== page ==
For a long time he was simply ignored, but one evening a thief who was being pursued by the police thrust a piece of jewellery into his hand with the words, “Hold that for me, mate!” Quite probably he had mistaken Edwin for someone else in the gloom. The police arrived shortly afterwards and questioned everyone on the premises, but Edwin, with his respectable appearance and accent, was allowed to leave without being searched.
   He felt immensely proud of his coolness under pressure. A few days later he was approached by two threatening-looking men in dark suits who hustled him into a car and demanded that he handed over the stolen item to them. For a wild moment he considered answering them with snarling defiance, but common sense prevailed. Managing to show no trace of the gnawing fear he felt inside, Edwin answered them respectfully and politely, complied with their wishes without protest, and indicated that he was willing to undertake any similar work in the future. Feeling, probably correctly, that his real name of Edwin Prosserly, was nowhere near hard enough for a would-be gangster, he told them that he was called Ed Punch. His self-regard increased greatly in consequence.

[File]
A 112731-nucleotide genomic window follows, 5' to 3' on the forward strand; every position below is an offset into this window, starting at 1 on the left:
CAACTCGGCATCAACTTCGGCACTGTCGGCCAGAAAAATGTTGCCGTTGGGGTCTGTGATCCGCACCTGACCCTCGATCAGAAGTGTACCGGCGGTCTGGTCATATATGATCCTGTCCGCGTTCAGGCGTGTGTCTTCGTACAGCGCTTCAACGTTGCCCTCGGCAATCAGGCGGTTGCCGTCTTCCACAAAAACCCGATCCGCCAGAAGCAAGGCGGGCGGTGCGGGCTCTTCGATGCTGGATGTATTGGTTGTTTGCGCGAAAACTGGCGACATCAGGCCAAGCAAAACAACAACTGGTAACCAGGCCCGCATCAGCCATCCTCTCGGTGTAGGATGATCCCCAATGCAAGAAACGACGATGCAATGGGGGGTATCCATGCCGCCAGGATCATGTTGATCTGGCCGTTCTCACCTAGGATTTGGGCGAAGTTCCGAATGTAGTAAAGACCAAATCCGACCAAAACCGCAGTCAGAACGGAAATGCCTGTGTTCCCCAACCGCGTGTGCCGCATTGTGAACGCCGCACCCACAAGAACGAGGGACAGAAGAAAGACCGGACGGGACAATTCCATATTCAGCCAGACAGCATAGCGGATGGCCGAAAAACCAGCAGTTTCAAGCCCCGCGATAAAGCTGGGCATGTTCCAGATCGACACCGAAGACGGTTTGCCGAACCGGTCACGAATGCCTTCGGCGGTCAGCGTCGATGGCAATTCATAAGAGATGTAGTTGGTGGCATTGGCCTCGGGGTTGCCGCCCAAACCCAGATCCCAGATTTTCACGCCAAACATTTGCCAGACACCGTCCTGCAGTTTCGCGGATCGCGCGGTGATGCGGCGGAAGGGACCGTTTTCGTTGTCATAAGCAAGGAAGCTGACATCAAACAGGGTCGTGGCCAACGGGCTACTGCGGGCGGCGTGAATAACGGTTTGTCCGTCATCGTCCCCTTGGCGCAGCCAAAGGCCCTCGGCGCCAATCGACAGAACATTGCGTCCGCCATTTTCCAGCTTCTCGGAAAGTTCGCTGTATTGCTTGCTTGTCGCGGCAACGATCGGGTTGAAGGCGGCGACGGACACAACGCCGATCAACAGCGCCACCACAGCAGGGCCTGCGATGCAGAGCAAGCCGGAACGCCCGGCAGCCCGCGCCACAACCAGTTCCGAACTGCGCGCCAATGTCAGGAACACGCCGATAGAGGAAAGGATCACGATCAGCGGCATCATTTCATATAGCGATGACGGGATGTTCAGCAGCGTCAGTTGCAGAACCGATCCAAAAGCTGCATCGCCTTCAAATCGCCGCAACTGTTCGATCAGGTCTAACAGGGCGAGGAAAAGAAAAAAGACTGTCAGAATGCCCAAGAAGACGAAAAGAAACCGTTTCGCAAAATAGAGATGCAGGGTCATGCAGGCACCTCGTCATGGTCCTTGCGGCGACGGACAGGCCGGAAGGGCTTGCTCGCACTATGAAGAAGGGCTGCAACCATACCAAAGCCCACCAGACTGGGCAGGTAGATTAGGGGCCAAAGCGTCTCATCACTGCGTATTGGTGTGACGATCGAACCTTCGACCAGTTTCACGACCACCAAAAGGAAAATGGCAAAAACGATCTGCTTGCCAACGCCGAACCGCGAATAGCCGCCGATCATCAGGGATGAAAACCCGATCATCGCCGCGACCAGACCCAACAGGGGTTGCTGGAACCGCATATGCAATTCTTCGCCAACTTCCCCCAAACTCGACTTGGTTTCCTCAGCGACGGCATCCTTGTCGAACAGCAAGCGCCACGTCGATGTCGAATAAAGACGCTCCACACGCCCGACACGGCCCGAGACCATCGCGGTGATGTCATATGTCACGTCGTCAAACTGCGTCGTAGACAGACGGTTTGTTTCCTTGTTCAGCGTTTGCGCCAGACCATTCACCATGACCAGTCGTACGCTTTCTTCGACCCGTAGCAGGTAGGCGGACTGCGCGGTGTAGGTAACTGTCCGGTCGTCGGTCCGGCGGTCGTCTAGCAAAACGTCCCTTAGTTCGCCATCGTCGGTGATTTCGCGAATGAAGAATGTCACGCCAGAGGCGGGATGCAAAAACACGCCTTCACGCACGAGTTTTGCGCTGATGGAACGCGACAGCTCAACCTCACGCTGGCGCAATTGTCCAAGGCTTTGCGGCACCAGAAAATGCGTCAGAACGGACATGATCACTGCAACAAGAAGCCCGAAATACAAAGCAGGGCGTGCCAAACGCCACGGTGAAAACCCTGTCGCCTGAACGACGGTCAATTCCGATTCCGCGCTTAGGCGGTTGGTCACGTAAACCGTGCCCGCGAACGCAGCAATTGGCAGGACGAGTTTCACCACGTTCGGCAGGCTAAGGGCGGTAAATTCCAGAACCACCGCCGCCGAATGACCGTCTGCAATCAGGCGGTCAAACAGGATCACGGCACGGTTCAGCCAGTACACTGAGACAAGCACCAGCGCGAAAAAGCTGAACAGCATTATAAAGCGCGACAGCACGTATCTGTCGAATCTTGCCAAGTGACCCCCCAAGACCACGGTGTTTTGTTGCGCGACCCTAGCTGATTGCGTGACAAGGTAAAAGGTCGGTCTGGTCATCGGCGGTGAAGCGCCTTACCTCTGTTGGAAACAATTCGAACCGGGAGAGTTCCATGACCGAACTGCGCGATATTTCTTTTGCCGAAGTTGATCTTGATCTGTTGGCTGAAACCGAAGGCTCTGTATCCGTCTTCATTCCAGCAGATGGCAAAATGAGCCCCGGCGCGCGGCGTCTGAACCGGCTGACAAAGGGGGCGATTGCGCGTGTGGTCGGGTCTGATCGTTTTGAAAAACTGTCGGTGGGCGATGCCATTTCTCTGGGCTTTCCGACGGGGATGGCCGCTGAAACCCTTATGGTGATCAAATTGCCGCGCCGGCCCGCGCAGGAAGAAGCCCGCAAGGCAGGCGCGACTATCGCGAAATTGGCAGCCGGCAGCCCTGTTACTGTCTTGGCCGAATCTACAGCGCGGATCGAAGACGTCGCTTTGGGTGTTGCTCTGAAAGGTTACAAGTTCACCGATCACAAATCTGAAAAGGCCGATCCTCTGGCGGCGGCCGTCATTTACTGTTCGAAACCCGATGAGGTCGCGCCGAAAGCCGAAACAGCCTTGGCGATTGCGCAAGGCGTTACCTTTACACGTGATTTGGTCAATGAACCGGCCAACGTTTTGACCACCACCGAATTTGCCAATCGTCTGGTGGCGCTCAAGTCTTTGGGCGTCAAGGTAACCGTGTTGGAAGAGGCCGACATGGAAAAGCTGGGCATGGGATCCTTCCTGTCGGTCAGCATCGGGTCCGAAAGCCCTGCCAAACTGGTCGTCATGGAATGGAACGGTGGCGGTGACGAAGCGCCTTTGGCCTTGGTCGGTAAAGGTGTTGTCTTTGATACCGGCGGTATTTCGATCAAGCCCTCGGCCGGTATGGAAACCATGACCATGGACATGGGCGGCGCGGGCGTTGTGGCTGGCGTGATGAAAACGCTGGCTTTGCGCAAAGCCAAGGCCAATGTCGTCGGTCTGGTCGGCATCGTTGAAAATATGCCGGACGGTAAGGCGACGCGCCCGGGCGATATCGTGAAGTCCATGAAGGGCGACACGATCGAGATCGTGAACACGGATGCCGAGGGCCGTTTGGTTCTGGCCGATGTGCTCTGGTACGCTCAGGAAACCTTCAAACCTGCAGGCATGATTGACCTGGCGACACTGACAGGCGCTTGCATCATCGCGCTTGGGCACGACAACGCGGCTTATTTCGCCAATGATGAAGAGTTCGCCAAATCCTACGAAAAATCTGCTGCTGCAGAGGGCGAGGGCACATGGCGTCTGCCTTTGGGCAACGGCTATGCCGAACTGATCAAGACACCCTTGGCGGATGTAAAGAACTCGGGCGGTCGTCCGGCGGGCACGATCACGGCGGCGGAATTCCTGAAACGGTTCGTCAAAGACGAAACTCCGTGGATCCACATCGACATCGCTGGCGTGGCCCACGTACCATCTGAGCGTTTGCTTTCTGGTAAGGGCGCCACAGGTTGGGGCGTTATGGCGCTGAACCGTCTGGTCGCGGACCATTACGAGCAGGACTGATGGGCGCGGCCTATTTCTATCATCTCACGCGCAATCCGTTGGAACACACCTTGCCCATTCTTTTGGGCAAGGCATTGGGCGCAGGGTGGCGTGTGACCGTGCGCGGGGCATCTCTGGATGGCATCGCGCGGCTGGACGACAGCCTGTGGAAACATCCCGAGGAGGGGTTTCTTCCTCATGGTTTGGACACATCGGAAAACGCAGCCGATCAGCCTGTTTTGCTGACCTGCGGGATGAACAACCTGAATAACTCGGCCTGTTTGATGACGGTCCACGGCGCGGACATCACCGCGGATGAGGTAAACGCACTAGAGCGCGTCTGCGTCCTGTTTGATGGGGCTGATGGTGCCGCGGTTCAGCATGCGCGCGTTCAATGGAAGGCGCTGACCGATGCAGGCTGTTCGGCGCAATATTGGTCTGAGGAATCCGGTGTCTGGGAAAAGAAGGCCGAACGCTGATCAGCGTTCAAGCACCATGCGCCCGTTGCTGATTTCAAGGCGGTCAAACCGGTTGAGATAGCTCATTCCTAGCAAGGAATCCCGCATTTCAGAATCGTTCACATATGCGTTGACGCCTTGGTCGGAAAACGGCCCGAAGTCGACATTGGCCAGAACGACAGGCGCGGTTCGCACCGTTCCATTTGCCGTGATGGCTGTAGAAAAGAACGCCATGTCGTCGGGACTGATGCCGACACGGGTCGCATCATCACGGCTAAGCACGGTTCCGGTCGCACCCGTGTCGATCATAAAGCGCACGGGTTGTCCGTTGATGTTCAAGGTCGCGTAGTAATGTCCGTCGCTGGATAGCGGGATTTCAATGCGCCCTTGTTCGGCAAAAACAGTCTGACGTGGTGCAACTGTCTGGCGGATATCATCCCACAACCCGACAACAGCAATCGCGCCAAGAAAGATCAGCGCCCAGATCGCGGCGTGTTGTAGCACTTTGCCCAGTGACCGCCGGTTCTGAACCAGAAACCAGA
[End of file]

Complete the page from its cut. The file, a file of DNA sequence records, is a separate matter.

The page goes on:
Before long he was approached again. Edwin sensed that he was being tested, with increasingly important tasks. He was asked to dispose of a pistol, which he duly chucked into the Thames near Windsor early one Sunday morning. Was it, he wondered with a thrill of vicarious danger, a murder weapon? For this task he was rewarded with a considerable amount of money in old banknotes. He decided to devote himself to this new, exciting and potentially lucrative life; and he dropped out of college.